for release October 19, 2001
by Melodie Davis
Looking for Ways to Get By on Less?
A news release announcing a new book, Not Just Beans: 50 Years of Frugal Family Favorites promised much: Save $7,000 in one year without working extra. I was hooked.
Although it had some pretty good ideas for cutting back, scrimping, and doing with less, as with many headlines, it promised more than it delivered to me personally. But maybe that was good, because I discovered that my husband and I were already pretty frugal. For instance, how many of these things do you already do? The author suggests eliminating:
* One $2.00 bag of potato chips each week: savings, $104 per year.
* Cut a weekly box of $4 cereal, $208 a year.
* Eat out one less time each week, at $30 a meal, save $1,560 annually.
* Order one less delivered pizza at $20, save $1040.
* No daily gourmet coffee at $2.50 a cup, $910.
* No daily liter of soda $365.
* No daily pack of snack cakes $455
* One less bottled water per day $455
* One cup less juice per person in a family of four $546
* 3 lbs. less red meat a week $390
* Bring your lunch instead of buying $4.00 a day or $1040 a year.
These all add up to over $7,000 a year. At first I thought, Wow. Then I realized, well, we rarely eat anywhere that costs $30 a meal: if we eat out, it's fast food for $15. If we cut back one less delivered pizza a week then we wouldn't be eating any pizza, (which might be a good idea). Or if we cut back one box of cereal, what are we supposed to eat? Something that costs more? My excuses went on. But I think the list is worth looking at because most of us can find several things to try.
The author of the book is Tawra Kellam and she also has information at a website, (www.notjustbeans.com <http://www.notjustbeans.com>) Tawra and her husband, Mike, tell how in five years they pulled themselves out of $20,000 of personal debt while averaging just $22,000 a year in income. Mike had built up about $3,000 of card debt before he got married, and then they had expenses from two moves, a couple of cars that broke down, and $7000 worth of medical bills that insurance didn't pay after their first child was born. Tawra came from a very thrifty family and at first they were polar opposites. Over the years they buckled down and gradually paid off their debt.
This book (which is actually a cookbook) reminds me of another great classic, especially in the area of doing more with less. This year was the 25th anniversary of the More with Less Cookbook by Doris Janzen Longacre, published by Herald Press. It was published the year my husband and I got married, 1976, and my copy was given to us as a wedding gift. It is now dog-eared and butter-stained. There are more than 800,000 copies of this book in print around the globe, and it emphasizes what every household can do to consume less of the world's resources, such as cutting back on meats and using more beans and grains as substitutes.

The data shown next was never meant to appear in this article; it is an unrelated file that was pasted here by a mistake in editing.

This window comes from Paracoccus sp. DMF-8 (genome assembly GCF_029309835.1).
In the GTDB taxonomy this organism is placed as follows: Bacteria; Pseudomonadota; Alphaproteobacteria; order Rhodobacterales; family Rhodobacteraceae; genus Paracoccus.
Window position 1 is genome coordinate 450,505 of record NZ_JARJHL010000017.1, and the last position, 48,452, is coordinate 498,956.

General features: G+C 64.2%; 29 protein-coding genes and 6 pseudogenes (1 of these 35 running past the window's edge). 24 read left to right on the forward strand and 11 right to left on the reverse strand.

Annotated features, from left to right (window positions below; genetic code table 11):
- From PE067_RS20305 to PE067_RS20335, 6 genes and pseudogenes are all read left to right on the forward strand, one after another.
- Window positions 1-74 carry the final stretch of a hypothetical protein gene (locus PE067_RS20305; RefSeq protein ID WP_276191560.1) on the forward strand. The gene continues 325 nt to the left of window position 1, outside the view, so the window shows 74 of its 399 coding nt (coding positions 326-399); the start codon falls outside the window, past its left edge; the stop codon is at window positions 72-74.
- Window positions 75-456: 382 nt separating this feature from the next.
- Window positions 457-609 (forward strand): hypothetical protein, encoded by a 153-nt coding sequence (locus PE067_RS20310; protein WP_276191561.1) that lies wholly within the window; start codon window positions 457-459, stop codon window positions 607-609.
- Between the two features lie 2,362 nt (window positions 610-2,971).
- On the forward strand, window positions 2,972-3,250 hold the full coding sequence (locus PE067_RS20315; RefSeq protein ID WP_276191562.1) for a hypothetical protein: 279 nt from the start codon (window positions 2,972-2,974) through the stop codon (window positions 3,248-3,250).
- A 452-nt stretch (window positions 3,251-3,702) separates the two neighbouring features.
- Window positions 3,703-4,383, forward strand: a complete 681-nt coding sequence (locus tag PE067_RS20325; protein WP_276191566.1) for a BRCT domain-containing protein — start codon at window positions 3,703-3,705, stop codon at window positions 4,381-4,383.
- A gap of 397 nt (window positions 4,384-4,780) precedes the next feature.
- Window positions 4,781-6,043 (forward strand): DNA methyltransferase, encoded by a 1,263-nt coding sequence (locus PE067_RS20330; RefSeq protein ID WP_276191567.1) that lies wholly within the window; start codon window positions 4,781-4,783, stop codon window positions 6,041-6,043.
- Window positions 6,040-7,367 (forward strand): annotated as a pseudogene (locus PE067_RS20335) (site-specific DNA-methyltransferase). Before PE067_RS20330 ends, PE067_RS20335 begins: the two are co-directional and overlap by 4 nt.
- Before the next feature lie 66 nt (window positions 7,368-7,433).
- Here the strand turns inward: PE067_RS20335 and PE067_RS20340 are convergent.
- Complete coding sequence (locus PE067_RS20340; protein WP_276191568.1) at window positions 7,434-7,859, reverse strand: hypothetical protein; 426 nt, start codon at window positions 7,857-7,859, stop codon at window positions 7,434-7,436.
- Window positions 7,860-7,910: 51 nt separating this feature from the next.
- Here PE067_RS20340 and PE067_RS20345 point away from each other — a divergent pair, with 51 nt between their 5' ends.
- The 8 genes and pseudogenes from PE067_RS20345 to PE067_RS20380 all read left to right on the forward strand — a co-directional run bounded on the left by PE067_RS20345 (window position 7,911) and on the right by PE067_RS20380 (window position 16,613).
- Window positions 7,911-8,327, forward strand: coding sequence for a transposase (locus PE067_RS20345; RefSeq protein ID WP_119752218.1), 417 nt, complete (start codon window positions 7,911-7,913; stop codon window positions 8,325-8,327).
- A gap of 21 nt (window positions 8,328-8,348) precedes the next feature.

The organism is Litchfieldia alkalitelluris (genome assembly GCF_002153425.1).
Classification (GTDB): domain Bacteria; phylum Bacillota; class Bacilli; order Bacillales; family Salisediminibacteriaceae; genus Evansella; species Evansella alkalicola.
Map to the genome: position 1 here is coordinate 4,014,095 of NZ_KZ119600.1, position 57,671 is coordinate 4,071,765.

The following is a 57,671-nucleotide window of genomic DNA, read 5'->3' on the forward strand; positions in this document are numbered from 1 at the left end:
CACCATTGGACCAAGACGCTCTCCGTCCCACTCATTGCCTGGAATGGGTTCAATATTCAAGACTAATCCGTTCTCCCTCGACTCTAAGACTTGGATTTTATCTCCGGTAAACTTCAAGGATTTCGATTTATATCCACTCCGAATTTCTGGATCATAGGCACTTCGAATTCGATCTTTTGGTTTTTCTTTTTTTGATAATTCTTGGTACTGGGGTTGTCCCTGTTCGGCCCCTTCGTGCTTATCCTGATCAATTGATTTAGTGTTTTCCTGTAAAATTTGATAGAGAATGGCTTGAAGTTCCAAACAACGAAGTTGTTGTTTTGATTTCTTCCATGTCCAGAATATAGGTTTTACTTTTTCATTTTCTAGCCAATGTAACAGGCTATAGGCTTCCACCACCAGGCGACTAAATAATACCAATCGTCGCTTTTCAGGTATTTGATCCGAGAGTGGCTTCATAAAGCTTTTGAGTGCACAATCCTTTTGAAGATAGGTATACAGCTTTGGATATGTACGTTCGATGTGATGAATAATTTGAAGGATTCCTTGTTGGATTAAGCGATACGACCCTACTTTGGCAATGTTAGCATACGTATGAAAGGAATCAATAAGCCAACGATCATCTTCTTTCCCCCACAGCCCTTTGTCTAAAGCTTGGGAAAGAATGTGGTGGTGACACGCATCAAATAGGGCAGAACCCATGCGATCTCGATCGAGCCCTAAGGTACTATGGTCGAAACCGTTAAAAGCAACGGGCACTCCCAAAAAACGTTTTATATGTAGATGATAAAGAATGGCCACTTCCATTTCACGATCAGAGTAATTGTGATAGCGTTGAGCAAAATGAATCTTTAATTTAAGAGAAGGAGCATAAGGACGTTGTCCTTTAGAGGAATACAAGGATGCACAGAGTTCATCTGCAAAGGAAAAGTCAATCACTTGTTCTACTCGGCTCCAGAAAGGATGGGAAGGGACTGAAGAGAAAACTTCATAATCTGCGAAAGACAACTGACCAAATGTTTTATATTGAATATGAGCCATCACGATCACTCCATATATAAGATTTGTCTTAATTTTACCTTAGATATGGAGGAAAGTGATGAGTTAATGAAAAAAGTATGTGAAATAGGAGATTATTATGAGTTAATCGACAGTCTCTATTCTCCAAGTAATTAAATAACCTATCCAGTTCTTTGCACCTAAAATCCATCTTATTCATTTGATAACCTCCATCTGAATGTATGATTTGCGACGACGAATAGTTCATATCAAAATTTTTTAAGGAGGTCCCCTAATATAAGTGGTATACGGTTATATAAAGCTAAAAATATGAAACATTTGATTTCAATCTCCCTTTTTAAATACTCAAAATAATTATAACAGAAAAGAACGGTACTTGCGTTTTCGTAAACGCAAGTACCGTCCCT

Our favorite recipe out of this book is for a multi-grained bread that my youngest daughter has practically memorized, she's made it so often (much to our delight). For a simple and delicious meal, fix a large bowl of soup (your favorite canned is even okay), mix with a loaf of this bread (see below) for a deeply satisfying and cheap supper. Add cheese and some favorite fall apples and your nutrition is complete:
Oatmeal Bread - 2 loaves
Combine in large bowl: 1 c. quick oats
½ cup whole wheat flour
½ c. brown sugar
1 T. salt
2 T. margarine
Pour over: 2 c. boiling water. Stir to combine.
Separately dissolve: 2 pkg. Dry yeast in ½ c. warm water.
When batter is cooled to lukewarm, add the yeast mixture.
Then stir in 5 ½-6 c. white flour.
Raise twice and bake as usual for bread, about 350 degrees for 25-30 minutes, Ella Rohrer and Carol Ann Maust, from More with Less Cookbook.
Everyone I know who owns this cookbook has an absolutely favorite recipe from it and feels very attached to the volume. An indication of how attached people feel came to me last night as I put the cookbook in my briefcase to take to work so I could copy the recipe for this column. My daughter got a real look of panic on her face and said, "Mom, where are you taking that cookbook?"! I assured her it would come back home!
For information on More With Less Cookbook visit www.mph.org <http://www.mph.org>.
Do you have a recipe you’d like to share? Send it to: Melodie Davis, Another Way c/o Name\Address of YOUR newspaper; or e-mail: Melodie@mennomedia.org.
You can also visit Another Way on the Web at www.thirdway.com.
Melodie Davis is the author of seven books and has written her column since 1987. She taught feature writing and has won awards from a number of organizations including the National Federation of Press Women, Virginia Press Women and the American Advertising Association. She and her husband have three growing daughters.
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